John Speller's Web Pages Canterbury & Whitstable Railway

John Speller's Web Pages - SE&CR
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The Canterbury & Whitstable Railway was the Britain's second public railway. Its 2-2-0 locomotive, built by Robert Stephenson in 1829, and now happily preserved, was the locomotive built immediately following Stephenson's "Rocket." The Canterbury & Whitstable Railway was chartered by an Act of Parliament on 10 June 1825 and opened for traffic on 3 May 1830. The engineer was nominally George Stephenson, though in practice most of the work was deputed to his assistant John Dixon. The major engineering work was the Tyler Hill Tunnel, which had the distinction of being the world's first railway tunnel. It was visited by Isambard Kingdom Brunel in 1835 preparatory to drawing up the plans for Box Tunnel. The two steepest gradients on the line were originally cable inclines worked by stationary engines, but locomotive power was introduced throughout after the South Eastern Railway took over the line in 1844. The line became part of the Southern Railway in 1923. Passenger service was withdrawn on 1 January 1931, followed by the withdrawal of goods traffic on 1 March 1953. The trackbed is now a footpath.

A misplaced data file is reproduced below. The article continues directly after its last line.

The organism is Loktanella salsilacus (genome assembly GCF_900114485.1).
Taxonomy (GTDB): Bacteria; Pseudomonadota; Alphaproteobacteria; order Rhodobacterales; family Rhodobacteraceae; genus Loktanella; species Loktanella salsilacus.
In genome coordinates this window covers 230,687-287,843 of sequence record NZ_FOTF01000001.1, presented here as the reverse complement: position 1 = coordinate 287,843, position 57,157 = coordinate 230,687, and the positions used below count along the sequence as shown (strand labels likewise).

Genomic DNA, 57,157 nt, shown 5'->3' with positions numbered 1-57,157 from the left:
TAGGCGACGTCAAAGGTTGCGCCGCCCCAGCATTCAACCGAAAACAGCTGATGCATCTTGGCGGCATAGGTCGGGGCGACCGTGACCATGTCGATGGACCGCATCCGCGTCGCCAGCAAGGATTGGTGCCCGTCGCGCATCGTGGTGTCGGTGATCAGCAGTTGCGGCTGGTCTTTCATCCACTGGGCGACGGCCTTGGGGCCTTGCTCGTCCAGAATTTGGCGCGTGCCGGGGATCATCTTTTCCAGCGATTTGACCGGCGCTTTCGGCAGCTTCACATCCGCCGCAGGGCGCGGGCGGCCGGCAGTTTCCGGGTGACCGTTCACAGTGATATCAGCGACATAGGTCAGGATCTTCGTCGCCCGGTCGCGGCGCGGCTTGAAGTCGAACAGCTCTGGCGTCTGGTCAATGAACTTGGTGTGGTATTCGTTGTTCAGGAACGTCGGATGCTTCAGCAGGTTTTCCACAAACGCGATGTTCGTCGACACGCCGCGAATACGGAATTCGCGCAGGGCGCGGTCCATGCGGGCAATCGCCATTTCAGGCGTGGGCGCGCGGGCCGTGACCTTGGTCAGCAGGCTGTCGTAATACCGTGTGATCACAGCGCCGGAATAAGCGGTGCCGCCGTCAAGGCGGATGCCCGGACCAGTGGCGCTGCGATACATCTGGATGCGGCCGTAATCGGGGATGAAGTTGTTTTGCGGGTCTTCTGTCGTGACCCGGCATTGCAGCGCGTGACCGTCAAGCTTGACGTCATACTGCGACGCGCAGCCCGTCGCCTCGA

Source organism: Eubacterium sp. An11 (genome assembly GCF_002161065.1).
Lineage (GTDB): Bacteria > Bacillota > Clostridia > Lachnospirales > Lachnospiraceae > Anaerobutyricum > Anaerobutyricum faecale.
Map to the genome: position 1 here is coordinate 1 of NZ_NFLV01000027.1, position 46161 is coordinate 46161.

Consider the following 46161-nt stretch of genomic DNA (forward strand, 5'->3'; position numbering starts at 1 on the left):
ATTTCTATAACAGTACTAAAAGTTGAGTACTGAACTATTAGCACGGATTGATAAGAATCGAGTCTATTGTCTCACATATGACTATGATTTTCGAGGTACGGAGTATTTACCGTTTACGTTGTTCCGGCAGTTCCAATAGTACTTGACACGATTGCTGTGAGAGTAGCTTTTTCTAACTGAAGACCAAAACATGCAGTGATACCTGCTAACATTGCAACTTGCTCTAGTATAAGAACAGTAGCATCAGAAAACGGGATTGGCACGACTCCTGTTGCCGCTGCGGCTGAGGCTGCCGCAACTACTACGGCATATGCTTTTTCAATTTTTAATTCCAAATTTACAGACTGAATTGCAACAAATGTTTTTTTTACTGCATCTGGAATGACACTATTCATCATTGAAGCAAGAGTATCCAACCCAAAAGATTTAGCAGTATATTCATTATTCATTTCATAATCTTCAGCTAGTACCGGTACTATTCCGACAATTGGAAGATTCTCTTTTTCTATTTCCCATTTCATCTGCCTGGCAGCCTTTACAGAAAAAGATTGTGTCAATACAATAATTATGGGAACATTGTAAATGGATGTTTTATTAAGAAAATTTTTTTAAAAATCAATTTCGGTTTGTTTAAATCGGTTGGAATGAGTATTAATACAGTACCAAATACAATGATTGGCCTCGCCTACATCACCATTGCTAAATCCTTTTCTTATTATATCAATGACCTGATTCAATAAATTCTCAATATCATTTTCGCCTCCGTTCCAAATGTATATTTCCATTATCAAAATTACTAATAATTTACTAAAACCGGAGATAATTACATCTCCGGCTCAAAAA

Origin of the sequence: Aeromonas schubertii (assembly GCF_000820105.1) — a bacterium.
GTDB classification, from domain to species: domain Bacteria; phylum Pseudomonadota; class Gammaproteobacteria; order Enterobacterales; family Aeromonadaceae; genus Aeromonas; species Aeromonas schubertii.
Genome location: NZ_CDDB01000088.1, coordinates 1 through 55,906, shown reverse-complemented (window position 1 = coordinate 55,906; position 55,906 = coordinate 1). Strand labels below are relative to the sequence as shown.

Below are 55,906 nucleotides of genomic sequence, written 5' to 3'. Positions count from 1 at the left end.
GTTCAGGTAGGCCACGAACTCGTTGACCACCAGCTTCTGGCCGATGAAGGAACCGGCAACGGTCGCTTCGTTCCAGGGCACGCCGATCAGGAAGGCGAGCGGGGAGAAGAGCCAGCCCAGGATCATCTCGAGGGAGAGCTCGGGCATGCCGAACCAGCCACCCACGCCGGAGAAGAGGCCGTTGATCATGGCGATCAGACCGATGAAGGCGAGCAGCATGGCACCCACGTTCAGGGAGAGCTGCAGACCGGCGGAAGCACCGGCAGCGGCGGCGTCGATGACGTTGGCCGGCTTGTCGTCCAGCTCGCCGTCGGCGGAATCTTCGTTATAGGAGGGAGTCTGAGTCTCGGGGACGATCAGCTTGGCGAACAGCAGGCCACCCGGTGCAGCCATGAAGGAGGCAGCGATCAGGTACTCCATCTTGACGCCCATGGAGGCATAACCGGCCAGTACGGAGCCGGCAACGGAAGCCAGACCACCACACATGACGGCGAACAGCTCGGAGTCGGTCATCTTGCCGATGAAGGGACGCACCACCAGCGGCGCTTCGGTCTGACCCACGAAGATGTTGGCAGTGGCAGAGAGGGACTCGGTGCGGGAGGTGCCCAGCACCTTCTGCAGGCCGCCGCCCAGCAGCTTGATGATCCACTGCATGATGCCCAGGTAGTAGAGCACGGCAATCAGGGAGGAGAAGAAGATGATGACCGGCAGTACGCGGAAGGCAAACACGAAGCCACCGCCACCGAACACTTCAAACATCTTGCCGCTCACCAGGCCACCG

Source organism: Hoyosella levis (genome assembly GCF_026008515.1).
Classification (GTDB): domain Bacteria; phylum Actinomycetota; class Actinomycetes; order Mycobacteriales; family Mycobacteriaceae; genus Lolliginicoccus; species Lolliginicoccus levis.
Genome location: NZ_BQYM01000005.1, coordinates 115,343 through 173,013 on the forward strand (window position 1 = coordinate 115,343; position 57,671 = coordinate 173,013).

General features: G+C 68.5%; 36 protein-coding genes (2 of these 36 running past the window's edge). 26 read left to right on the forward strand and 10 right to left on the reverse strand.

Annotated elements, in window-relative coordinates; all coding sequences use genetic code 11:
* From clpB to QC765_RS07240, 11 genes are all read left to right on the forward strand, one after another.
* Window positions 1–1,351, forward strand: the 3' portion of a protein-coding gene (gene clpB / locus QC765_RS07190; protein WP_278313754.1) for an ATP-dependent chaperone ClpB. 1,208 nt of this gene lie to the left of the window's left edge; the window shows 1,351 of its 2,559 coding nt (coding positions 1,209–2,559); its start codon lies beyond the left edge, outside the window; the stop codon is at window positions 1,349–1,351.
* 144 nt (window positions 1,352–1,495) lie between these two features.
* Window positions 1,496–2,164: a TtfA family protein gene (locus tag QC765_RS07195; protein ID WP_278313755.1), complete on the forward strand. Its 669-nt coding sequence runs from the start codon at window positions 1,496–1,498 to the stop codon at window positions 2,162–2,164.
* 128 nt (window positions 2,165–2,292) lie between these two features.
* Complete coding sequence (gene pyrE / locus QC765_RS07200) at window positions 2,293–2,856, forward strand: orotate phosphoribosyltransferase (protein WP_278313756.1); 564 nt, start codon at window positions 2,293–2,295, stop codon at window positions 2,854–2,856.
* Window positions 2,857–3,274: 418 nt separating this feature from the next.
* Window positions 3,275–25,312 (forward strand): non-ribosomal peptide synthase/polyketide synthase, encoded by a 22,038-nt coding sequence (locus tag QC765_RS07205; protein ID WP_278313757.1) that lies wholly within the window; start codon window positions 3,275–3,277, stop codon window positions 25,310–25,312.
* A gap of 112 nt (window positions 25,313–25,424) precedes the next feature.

Mao of the Canterbury & Whitstable Railway
The opening of the Canterbury & Whitstable Railway, 3 May 1830. 2-2-0 locomotive "Invicta"
"Invicta" was on display for many years in the Dane John Gardens, Canterbury, where I first saw it in 1968. I could not believe that people would leave such a precious relic exposed to the elements. It is now happily restored and housed indoors out of the rain in the Canterbury Museum. Image courtesy of Wikipedia Commons
Another view of the Canterbury & Whitstable Railway on opening day, looking toward Canterbury Cathedral
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